Postcard from Zaragoza, Spain: Renaissance landmark rescued from Paris

Above: Contemporary painting depicting Patio de la Infante (by Jacqueline Treloar?)

“Courtyard of the Princess,” F.J. Parceriso, lithograph, circa 1850

On the edge of the former Jewish Quarter in Zaragoza, Micer Gabriel Zaporta (abt 1500-1580) built an 18,000-square-foot house in 1549 in honor of his second wife. Zaporta himself was born into a Jewish family whose members converted to Catholicism in compliance with the Edicts of 1492 and enforced by the Inquisition. The elegant house built around a central courtyard with elaborate Italianate ornamentation reflected Zaporta’s success as a merchant and a banker who served as treasurer to King Charles I of Spain (1500-1558).

Detail of a portrait of L’Infanta María Teresa de Vallabriga y Rozas by Francisco Goya, 1783

Through the ensuing centuries, subsequent owners divided the massive house into smaller sections and leased portions to several different types of tenants, often associated with intellectual or artistic activities, including the San Luis Royal Academy of Fine Arts.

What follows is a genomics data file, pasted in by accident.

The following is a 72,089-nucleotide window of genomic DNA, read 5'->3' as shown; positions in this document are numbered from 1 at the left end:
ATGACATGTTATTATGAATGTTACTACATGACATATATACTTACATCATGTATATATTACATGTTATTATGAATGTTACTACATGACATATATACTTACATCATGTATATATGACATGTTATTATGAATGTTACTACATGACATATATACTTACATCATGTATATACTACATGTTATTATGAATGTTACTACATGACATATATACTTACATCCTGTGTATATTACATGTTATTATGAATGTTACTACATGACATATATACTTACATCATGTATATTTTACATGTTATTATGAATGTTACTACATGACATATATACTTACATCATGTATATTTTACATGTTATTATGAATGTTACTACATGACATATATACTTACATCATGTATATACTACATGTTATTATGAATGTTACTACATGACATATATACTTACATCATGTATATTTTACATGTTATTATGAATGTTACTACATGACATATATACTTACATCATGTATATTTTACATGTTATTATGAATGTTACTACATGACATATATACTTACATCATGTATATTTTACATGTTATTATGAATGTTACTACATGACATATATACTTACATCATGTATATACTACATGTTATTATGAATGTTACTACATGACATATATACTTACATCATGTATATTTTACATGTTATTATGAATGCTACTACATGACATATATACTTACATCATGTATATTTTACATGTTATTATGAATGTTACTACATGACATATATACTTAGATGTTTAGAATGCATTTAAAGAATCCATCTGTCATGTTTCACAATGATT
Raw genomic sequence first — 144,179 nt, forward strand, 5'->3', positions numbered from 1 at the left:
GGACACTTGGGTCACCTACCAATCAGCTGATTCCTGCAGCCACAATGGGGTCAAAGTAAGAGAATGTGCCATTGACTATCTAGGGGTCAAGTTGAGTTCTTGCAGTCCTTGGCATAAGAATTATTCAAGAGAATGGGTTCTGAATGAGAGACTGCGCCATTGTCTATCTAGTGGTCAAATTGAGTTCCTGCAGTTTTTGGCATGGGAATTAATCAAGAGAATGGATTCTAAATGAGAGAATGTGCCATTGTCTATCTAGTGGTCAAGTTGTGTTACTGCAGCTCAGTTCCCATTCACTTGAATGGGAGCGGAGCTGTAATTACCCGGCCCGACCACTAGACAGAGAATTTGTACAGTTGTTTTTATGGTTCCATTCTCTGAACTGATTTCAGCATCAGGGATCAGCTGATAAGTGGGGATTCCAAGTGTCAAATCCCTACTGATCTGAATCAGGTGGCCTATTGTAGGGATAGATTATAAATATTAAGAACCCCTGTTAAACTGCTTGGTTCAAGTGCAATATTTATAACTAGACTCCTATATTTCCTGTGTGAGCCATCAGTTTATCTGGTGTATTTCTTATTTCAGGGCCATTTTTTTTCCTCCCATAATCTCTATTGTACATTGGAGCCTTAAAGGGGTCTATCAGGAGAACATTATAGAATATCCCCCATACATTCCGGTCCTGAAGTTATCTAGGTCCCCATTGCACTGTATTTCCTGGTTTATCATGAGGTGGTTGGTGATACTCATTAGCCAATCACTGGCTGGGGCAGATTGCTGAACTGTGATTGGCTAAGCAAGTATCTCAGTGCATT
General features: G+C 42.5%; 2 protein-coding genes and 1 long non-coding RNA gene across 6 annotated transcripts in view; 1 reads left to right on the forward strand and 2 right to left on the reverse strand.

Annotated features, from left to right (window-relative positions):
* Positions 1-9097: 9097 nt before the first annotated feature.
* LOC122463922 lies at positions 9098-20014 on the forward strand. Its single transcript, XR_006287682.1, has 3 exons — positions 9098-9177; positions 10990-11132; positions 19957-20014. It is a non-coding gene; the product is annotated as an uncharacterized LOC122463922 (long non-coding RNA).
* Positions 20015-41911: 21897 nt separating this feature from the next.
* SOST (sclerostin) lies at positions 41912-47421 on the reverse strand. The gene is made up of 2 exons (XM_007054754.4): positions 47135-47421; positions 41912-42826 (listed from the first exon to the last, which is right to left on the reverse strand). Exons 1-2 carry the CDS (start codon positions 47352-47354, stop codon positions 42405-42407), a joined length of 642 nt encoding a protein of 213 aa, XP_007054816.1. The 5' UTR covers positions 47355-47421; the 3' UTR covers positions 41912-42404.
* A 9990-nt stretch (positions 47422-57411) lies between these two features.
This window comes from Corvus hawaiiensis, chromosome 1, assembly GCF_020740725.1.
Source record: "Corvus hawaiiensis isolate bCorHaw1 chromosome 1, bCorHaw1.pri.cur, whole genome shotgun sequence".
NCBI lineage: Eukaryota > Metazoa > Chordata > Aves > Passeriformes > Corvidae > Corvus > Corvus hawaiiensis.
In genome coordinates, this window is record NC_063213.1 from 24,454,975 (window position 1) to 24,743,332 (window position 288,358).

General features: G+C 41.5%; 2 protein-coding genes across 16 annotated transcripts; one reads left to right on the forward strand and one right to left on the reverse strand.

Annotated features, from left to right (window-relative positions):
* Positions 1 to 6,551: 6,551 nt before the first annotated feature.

Residents of Zaragoza began referring to the former Zaporta House as the House of the Princess with the return of Maria Teresa de Vallabriga y Rozas (1759-1820) to her hometown following the death of her husband, Louis Antonio Jaime, Count of Chinchon (1727-1785). The couple spent their marriage in exile under orders of the count’s brother, King Charles III (1716-1788), who feared the count as a rival to the throne of Spain. Despite her lack of the formal royal title, locals insisted on calling her their princess and the courtyard Patio de l’Infanta.

The house deteriorated over time, and a major fire in 1894 demolished almost all save the courtyard. In 1903, the building owners sold it to a Parisian antique dealer, Ferdinand Schulz. Cut into pieces and shipped to his shop on Rue Voltaire, the patio was reassembled as an impressive showcase for his elegant wares.

Upon the antique dealer’s death in 1957, his heirs decided to put the courtyard back on the market. Hearing the news, the director of the bank Caja de Ahorros de Zaragoza purchased it. Once again, the ornate courtyard was disassembled and shipped, this time back home.

After storage for two decades, the architectural elements of Patio de la Infanta were uncrated and installed at the heart of the what is now Ibercaja’s headquarters in Zargoza, where it is open to the public daily.

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